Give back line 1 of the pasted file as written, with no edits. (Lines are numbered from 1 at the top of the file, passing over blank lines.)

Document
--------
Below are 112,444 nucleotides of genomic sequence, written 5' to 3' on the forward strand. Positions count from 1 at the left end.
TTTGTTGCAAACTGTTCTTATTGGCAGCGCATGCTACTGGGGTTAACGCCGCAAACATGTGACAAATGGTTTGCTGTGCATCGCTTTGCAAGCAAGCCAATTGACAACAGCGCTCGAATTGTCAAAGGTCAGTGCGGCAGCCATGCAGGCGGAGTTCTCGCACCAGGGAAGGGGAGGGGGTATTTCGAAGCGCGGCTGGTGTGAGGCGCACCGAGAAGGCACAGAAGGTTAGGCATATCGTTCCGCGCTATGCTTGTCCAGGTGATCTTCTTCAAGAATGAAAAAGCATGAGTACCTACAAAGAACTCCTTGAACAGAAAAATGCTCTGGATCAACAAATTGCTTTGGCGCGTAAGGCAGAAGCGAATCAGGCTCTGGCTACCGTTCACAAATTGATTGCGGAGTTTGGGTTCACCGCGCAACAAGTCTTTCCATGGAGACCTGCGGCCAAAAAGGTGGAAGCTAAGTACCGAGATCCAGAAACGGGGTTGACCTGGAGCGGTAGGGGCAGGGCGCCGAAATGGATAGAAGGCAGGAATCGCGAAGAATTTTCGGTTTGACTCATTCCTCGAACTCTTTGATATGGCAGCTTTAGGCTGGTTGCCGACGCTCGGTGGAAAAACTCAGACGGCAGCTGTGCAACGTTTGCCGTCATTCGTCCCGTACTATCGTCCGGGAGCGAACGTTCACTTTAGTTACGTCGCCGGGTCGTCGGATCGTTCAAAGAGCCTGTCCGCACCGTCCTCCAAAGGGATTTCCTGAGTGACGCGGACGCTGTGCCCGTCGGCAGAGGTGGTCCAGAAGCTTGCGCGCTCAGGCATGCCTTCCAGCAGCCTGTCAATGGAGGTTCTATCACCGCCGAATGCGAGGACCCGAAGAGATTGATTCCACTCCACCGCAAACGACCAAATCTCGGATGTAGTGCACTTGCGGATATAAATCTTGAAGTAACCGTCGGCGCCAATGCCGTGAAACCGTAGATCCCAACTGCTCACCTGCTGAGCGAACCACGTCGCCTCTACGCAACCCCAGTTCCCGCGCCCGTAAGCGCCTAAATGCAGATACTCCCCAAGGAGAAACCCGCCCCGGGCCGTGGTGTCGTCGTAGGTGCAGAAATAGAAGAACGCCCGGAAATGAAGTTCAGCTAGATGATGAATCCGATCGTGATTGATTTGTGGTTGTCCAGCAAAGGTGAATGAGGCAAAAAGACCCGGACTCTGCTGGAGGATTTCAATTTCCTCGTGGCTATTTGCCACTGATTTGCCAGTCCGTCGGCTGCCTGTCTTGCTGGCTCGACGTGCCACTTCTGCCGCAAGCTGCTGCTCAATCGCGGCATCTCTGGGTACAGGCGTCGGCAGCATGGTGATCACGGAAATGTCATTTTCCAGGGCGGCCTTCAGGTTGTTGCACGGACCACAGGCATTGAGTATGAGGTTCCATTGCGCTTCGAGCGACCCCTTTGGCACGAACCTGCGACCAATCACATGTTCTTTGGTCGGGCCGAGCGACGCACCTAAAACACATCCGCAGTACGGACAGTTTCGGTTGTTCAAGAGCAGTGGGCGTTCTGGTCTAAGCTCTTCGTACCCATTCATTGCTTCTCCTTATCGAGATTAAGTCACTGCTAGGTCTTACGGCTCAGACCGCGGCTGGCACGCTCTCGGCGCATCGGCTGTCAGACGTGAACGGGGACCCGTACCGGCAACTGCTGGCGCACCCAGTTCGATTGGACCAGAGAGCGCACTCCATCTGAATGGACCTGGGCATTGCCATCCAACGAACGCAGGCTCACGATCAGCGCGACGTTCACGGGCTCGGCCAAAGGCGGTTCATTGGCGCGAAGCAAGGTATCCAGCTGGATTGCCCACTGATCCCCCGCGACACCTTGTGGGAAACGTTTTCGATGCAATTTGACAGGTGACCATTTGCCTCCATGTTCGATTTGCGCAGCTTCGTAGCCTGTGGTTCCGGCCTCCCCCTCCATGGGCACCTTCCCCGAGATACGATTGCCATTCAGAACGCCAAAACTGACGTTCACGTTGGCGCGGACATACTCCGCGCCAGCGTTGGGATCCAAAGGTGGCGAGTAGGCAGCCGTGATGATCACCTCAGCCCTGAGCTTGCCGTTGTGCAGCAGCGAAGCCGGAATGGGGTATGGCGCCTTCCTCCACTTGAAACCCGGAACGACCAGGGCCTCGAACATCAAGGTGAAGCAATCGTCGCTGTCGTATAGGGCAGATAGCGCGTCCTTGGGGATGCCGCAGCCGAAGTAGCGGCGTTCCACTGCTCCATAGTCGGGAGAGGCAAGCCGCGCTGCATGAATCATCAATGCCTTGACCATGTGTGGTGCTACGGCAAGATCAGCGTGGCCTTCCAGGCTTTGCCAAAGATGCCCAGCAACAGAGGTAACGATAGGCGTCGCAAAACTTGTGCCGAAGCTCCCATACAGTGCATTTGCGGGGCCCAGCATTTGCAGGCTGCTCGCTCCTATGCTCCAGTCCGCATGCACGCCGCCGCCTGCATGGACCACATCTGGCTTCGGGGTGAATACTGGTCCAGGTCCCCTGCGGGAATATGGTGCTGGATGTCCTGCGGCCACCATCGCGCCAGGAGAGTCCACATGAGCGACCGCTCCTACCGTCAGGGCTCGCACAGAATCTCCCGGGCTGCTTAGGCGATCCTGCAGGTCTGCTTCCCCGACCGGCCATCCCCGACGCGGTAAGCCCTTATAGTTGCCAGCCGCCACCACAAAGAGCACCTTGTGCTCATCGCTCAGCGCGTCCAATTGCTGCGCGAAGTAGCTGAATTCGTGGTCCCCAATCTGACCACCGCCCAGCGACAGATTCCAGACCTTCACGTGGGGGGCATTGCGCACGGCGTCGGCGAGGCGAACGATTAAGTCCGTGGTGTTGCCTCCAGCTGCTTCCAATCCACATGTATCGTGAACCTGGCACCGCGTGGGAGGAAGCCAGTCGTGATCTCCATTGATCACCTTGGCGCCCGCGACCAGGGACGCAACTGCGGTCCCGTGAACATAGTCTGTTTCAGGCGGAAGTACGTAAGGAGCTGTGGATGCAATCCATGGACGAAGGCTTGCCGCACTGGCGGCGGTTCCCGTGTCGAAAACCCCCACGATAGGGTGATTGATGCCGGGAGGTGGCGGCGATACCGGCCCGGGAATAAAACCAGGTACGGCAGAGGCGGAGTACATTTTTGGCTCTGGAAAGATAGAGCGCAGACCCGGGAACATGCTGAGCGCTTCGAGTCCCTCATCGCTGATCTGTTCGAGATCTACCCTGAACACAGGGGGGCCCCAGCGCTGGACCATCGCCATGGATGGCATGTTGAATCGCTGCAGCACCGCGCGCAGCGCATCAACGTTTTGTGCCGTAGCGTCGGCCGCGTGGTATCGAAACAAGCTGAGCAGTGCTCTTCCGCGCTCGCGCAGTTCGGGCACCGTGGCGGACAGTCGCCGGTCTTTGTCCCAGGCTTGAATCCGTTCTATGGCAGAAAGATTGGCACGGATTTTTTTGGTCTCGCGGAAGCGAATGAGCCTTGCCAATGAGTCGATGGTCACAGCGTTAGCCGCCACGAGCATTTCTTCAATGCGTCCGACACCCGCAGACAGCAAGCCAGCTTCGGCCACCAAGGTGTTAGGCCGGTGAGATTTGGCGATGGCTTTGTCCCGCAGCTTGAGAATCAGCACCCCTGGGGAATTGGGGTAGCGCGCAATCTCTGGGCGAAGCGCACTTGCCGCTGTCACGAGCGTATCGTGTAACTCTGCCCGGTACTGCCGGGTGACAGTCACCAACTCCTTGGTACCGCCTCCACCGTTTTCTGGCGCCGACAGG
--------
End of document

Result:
Below are 112,444 nucleotides of genomic sequence, written 5' to 3' on the forward strand. Positions count from 1 at the left end.